Quick Hitters from North Carolina’s 103-90 home win on Saturday night over #4 Gonzaga.

Highlights:

  • What a big-time win in an incredible environment. Yes, Gonzaga is missing a starter and another key player, but they’re still good enough to be top five in the country. While you would love to add win over Kentucky to the résumé next Saturday, taking at least one of these two games is encouraging.
  • Welcome to the 1,000-point club Luke Maye! Maye becomes the 78thTar Heel to reach that milestone. The 1,000thpoint was a free throw tacked on to a dunk that put Carolina over the century mark. In fact, Maye was 7-for-7 on free throws, with the first six coming after being fouled while shooting three pointers. This was not only the Heels’ first signature win of the year, but also Maye’s first signature game: scoring 20 points and grabbing 16 rebounds.

  • While on the subject of Luke Maye, it is being said around basketball that his production has “really dropped off from last year”. He’s currently averaging 14.3 points to last year’s 16.9 when he needed to shoulder a bigger portion of the scoring load. He’s currently averaging 10.0 rebounds per game as compared to last year’s 10.1. While his field goal percentage (48.6 to 45.0) and three-point percentage (43.1 to 31.3) are down, his free throw percentage is up almost 20 percentage points (62.4 to 79.5). All that to say – Luke Maye is going to be juuuuuuust fine.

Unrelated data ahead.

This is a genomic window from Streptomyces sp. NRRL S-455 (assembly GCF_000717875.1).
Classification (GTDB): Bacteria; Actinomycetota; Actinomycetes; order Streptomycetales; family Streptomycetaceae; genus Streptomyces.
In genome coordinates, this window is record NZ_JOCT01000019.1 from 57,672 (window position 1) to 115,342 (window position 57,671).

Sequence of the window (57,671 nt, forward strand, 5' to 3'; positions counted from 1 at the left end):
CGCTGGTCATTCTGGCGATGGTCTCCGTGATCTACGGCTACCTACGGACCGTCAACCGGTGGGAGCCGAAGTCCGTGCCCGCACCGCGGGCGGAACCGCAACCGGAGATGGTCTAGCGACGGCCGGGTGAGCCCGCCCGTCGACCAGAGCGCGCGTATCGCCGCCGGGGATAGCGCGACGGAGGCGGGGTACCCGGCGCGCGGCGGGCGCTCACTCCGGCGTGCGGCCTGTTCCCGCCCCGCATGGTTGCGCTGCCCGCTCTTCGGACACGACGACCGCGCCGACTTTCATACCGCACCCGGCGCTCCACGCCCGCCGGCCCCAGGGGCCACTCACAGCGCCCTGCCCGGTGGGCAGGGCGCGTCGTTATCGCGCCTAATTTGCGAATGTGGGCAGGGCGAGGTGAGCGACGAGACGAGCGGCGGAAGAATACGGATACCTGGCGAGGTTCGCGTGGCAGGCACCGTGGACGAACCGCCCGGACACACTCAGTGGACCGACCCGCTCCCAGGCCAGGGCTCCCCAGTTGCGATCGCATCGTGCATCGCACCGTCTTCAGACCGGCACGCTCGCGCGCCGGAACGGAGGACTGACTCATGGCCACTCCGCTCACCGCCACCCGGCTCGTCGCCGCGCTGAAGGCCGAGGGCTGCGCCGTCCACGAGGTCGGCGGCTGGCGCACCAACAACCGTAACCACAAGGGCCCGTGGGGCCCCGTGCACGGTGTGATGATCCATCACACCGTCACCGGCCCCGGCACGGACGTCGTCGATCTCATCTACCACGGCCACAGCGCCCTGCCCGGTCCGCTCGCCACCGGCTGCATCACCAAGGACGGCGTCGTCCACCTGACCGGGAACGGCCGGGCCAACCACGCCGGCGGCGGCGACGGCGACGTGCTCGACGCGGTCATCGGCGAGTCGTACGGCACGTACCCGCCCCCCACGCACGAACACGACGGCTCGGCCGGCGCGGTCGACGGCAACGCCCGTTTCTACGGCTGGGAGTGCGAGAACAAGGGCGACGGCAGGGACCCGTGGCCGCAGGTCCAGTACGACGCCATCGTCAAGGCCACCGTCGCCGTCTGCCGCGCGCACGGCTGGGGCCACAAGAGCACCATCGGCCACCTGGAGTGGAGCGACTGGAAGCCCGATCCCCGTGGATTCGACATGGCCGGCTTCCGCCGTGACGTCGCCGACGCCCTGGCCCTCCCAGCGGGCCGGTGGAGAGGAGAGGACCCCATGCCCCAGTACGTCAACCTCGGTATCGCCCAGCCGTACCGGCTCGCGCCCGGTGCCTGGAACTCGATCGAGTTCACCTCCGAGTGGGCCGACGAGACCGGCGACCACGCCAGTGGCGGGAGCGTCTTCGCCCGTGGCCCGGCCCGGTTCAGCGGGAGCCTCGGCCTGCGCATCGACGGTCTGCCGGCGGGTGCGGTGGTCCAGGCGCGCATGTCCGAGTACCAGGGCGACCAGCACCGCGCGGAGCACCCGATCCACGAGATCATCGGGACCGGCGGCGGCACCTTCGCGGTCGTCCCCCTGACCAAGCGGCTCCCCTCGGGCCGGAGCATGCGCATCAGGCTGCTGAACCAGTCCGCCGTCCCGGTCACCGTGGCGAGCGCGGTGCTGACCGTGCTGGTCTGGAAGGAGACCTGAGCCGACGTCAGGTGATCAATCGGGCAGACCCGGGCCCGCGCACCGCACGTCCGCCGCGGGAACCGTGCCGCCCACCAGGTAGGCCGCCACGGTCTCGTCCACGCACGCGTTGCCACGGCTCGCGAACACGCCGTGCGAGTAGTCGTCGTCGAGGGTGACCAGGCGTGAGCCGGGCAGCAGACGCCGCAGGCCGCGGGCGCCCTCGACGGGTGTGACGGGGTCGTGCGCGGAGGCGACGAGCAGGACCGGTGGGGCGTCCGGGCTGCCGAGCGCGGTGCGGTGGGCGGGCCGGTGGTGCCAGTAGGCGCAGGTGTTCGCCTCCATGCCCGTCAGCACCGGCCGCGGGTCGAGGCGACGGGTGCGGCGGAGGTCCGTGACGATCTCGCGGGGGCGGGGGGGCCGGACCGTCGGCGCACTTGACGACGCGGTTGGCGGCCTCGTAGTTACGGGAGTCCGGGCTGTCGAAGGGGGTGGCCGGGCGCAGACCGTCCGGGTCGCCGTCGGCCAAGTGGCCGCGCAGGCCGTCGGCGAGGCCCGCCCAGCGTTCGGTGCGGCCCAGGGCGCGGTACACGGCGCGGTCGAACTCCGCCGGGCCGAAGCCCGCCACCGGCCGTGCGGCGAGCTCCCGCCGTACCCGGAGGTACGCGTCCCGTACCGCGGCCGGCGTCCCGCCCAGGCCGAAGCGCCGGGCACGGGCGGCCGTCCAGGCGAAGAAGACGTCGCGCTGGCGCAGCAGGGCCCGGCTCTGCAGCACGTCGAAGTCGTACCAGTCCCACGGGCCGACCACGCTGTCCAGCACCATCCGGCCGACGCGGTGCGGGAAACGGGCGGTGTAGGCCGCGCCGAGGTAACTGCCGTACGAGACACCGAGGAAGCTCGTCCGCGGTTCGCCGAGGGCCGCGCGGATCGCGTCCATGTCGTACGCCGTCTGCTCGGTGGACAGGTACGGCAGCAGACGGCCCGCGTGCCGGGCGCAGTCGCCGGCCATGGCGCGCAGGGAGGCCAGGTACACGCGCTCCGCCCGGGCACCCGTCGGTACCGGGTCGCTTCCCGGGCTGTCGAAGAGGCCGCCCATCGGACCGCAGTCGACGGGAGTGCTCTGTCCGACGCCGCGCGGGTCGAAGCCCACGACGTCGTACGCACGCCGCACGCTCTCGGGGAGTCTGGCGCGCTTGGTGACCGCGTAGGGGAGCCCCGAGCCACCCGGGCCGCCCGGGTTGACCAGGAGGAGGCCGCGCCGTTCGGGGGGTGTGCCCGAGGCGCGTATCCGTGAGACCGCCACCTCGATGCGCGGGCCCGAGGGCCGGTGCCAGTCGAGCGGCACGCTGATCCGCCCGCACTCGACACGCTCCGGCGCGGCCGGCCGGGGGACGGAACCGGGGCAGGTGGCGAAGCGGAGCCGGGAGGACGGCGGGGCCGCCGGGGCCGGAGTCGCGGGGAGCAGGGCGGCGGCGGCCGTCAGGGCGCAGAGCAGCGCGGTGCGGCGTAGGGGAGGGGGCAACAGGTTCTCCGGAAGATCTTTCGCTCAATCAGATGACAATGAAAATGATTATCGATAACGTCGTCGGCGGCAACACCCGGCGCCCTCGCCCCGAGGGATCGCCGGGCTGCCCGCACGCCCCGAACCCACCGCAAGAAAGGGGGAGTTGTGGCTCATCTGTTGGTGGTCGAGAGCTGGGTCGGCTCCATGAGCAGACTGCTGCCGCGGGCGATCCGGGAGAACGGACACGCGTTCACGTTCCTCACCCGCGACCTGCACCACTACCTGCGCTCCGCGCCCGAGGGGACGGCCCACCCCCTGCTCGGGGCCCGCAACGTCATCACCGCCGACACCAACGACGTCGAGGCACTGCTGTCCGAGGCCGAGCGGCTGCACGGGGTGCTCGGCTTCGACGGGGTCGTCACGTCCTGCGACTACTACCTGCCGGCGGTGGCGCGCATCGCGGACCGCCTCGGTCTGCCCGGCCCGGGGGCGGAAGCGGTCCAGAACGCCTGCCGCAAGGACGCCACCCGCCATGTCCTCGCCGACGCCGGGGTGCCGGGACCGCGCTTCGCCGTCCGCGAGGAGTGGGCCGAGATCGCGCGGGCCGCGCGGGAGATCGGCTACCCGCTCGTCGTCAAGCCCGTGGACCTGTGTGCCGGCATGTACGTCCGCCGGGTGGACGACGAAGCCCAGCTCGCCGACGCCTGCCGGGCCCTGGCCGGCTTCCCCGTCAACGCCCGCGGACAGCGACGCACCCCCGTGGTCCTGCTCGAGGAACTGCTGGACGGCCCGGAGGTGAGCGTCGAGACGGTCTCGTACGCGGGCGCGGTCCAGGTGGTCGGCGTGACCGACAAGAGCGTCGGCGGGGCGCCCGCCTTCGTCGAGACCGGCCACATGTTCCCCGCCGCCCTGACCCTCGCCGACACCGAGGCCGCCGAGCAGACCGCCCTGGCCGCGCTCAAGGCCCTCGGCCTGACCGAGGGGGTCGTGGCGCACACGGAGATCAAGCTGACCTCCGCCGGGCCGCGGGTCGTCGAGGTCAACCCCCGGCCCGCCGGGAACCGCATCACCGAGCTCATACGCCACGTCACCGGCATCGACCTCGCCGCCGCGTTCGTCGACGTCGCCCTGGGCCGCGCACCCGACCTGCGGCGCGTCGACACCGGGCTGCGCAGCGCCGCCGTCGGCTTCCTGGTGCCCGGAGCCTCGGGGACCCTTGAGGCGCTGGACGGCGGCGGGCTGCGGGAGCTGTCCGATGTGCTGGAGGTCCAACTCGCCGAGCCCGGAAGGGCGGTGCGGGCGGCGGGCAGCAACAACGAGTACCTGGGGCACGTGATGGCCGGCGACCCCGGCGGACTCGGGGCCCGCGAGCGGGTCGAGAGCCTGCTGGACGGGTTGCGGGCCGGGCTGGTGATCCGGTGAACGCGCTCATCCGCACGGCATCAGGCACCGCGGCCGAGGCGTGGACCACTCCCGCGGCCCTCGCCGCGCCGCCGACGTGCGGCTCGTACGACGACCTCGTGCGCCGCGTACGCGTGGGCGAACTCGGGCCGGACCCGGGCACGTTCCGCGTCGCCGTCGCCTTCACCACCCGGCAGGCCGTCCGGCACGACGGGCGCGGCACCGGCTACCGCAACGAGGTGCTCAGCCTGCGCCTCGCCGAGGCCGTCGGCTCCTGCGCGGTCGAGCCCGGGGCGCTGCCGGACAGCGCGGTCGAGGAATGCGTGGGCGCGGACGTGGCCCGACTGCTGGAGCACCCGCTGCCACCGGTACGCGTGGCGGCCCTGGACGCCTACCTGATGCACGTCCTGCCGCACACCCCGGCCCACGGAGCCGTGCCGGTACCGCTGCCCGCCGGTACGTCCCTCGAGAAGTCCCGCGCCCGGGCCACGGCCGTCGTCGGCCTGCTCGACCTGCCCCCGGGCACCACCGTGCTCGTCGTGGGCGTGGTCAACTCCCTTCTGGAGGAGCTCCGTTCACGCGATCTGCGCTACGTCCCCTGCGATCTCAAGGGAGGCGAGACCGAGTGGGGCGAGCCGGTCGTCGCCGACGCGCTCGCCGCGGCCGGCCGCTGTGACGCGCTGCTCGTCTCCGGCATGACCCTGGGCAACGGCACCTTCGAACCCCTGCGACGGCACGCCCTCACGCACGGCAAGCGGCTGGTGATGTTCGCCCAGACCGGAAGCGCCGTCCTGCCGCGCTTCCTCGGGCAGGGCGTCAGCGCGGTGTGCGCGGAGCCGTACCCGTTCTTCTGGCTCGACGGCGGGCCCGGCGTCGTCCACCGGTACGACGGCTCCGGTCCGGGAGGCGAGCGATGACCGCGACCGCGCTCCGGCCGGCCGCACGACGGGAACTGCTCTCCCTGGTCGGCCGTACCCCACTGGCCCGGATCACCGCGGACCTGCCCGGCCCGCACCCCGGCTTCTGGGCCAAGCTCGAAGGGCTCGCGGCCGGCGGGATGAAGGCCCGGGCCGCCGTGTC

• With a sample size of 10 games (roughly one quarter of the season), we can legitimately begin to look at season stats. Cameron Johnson is shooting 49.1 percent from deep, exactly 15 percentage points better than last year’s 34.1 percent. Johnson had an absurd night, leading all scorers with 25 on efficient shooting. While his six threes (including a shot-clock-ending desperation heave) were impressive, it was this dunk that was the most memorable:

  • Seventh Woods had a career-high 11 points – by halftime. The junior finished with 14 points. Woods made two three pointers, the first time he’s hit multiple in a game. In fact, two three pointers ties the number he hit in his first two seasons combined. Woods went on a personal 6-0 run over the last 1:16 of the first half to stretch an eight point lead back out to 14.

  • Coach Williams wants to dominate the glass, and dominate the glass the Heels did – 42-21. Additionally, Carolina had 14 offensive to Gonzaga’s five and outscored the Bulldogs by an overwhelming 27-0 on those second-chance opportunities.

  • The Tar Heels had to be that good on the boards to win because they coughed up a season high 23 turnovers, which led to 29 Bulldog points and kept Gonzaga in the game.
  • On several occasions Gonzaga out-Carolina-ed Carolina by getting pitch-aheads to a man streaking down the court behind the defense. This will no-doubt be a point of emphasis in the film room.
  • Much like the UNC-Wilmington game, the Heels showed much better defensive desire and did some things well, while others have room to grow. The want-to seems to be there, and that’s a step in the right direction. That said, as I predicted the final score resembled the UNC-Kentucky regular season game from 2016-17 in which the Wildcats won 103-100 behind 47 points from Malik Monk. In fact, Carolina finished with that exact same total tonight. Let’s just hope this season doesn’t wind up for the Heels the way that season wound up for Kentucky. But just for a reminder of how that season ended for Kentucky: